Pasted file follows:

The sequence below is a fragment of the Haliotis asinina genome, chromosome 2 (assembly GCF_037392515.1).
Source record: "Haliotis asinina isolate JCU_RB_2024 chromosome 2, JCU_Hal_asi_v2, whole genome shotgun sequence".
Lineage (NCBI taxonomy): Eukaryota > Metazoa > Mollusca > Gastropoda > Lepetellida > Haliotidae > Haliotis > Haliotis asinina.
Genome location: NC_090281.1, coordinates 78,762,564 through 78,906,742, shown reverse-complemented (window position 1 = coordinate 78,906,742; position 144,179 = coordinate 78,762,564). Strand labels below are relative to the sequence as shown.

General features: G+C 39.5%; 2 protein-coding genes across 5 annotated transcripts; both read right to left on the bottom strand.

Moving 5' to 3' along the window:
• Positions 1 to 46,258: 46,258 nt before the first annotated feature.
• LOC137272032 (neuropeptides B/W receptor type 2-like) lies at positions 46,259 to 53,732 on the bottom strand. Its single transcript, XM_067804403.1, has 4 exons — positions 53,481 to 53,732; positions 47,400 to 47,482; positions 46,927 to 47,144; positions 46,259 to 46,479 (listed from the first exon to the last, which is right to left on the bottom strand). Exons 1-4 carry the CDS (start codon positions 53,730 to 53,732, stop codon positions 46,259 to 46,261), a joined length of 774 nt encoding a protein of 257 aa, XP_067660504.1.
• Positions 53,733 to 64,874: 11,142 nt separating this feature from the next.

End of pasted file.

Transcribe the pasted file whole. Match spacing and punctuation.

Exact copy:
The sequence below is a fragment of the Haliotis asinina genome, chromosome 2 (assembly GCF_037392515.1).
Source record: "Haliotis asinina isolate JCU_RB_2024 chromosome 2, JCU_Hal_asi_v2, whole genome shotgun sequence".
Lineage (NCBI taxonomy): Eukaryota > Metazoa > Mollusca > Gastropoda > Lepetellida > Haliotidae > Haliotis > Haliotis asinina.
Genome location: NC_090281.1, coordinates 78,762,564 through 78,906,742, shown reverse-complemented (window position 1 = coordinate 78,906,742; position 144,179 = coordinate 78,762,564). Strand labels below are relative to the sequence as shown.

General features: G+C 39.5%; 2 protein-coding genes across 5 annotated transcripts; both read right to left on the bottom strand.

Moving 5' to 3' along the window:
• Positions 1 to 46,258: 46,258 nt before the first annotated feature.
• LOC137272032 (neuropeptides B/W receptor type 2-like) lies at positions 46,259 to 53,732 on the bottom strand. Its single transcript, XM_067804403.1, has 4 exons — positions 53,481 to 53,732; positions 47,400 to 47,482; positions 46,927 to 47,144; positions 46,259 to 46,479 (listed from the first exon to the last, which is right to left on the bottom strand). Exons 1-4 carry the CDS (start codon positions 53,730 to 53,732, stop codon positions 46,259 to 46,261), a joined length of 774 nt encoding a protein of 257 aa, XP_067660504.1.
• Positions 53,733 to 64,874: 11,142 nt separating this feature from the next.